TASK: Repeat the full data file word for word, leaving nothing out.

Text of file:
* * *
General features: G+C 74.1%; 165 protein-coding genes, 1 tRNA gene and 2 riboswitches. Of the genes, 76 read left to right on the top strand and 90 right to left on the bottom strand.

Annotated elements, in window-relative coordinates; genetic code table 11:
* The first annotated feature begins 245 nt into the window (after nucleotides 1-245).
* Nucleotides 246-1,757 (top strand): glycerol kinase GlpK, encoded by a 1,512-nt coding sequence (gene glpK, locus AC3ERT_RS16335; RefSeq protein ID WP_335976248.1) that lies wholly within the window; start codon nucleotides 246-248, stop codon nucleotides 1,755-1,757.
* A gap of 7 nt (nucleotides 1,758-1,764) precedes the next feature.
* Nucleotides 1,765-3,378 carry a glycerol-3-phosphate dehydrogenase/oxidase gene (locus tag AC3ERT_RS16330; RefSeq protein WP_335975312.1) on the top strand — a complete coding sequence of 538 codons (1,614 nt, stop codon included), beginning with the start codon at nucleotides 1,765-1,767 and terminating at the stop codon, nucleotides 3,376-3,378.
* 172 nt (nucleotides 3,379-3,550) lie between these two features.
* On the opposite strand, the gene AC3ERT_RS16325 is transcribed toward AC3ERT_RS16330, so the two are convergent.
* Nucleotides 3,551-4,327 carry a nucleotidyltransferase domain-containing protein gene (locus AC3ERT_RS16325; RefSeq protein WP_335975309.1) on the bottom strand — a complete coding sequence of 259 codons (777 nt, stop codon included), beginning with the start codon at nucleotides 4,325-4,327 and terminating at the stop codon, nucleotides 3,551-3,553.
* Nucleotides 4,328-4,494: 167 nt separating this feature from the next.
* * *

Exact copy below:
General features: G+C 74.1%; 165 protein-coding genes, 1 tRNA gene and 2 riboswitches. Of the genes, 76 read left to right on the top strand and 90 right to left on the bottom strand.

Annotated elements, in window-relative coordinates; genetic code table 11:
* The first annotated feature begins 245 nt into the window (after nucleotides 1-245).
* Nucleotides 246-1,757 (top strand): glycerol kinase GlpK, encoded by a 1,512-nt coding sequence (gene glpK, locus AC3ERT_RS16335; RefSeq protein ID WP_335976248.1) that lies wholly within the window; start codon nucleotides 246-248, stop codon nucleotides 1,755-1,757.
* A gap of 7 nt (nucleotides 1,758-1,764) precedes the next feature.
* Nucleotides 1,765-3,378 carry a glycerol-3-phosphate dehydrogenase/oxidase gene (locus tag AC3ERT_RS16330; RefSeq protein WP_335975312.1) on the top strand — a complete coding sequence of 538 codons (1,614 nt, stop codon included), beginning with the start codon at nucleotides 1,765-1,767 and terminating at the stop codon, nucleotides 3,376-3,378.
* 172 nt (nucleotides 3,379-3,550) lie between these two features.
* On the opposite strand, the gene AC3ERT_RS16325 is transcribed toward AC3ERT_RS16330, so the two are convergent.
* Nucleotides 3,551-4,327 carry a nucleotidyltransferase domain-containing protein gene (locus AC3ERT_RS16325; RefSeq protein WP_335975309.1) on the bottom strand — a complete coding sequence of 259 codons (777 nt, stop codon included), beginning with the start codon at nucleotides 4,325-4,327 and terminating at the stop codon, nucleotides 3,551-3,553.
* Nucleotides 4,328-4,494: 167 nt separating this feature from the next.